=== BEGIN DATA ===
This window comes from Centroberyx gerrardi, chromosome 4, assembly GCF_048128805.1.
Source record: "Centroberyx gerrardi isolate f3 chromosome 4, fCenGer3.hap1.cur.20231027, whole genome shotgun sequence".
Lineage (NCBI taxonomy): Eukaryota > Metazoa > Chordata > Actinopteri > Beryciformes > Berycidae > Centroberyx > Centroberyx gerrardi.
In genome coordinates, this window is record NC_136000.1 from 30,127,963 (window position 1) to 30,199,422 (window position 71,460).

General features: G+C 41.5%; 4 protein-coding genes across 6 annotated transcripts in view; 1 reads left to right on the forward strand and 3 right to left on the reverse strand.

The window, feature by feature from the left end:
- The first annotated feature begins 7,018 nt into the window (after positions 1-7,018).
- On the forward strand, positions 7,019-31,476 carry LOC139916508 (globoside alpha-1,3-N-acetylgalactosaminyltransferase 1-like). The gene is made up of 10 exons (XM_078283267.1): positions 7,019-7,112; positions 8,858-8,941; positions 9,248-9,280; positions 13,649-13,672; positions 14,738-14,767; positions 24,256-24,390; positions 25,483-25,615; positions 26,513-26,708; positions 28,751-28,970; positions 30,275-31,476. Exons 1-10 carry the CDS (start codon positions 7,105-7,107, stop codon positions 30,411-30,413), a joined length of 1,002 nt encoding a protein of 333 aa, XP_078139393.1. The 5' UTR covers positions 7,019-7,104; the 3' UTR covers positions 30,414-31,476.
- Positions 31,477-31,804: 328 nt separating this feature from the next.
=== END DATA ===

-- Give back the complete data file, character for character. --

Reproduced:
This window comes from Centroberyx gerrardi, chromosome 4, assembly GCF_048128805.1.
Source record: "Centroberyx gerrardi isolate f3 chromosome 4, fCenGer3.hap1.cur.20231027, whole genome shotgun sequence".
Lineage (NCBI taxonomy): Eukaryota > Metazoa > Chordata > Actinopteri > Beryciformes > Berycidae > Centroberyx > Centroberyx gerrardi.
In genome coordinates, this window is record NC_136000.1 from 30,127,963 (window position 1) to 30,199,422 (window position 71,460).

General features: G+C 41.5%; 4 protein-coding genes across 6 annotated transcripts in view; 1 reads left to right on the forward strand and 3 right to left on the reverse strand.

The window, feature by feature from the left end:
- The first annotated feature begins 7,018 nt into the window (after positions 1-7,018).
- On the forward strand, positions 7,019-31,476 carry LOC139916508 (globoside alpha-1,3-N-acetylgalactosaminyltransferase 1-like). The gene is made up of 10 exons (XM_078283267.1): positions 7,019-7,112; positions 8,858-8,941; positions 9,248-9,280; positions 13,649-13,672; positions 14,738-14,767; positions 24,256-24,390; positions 25,483-25,615; positions 26,513-26,708; positions 28,751-28,970; positions 30,275-31,476. Exons 1-10 carry the CDS (start codon positions 7,105-7,107, stop codon positions 30,411-30,413), a joined length of 1,002 nt encoding a protein of 333 aa, XP_078139393.1. The 5' UTR covers positions 7,019-7,104; the 3' UTR covers positions 30,414-31,476.
- Positions 31,477-31,804: 328 nt separating this feature from the next.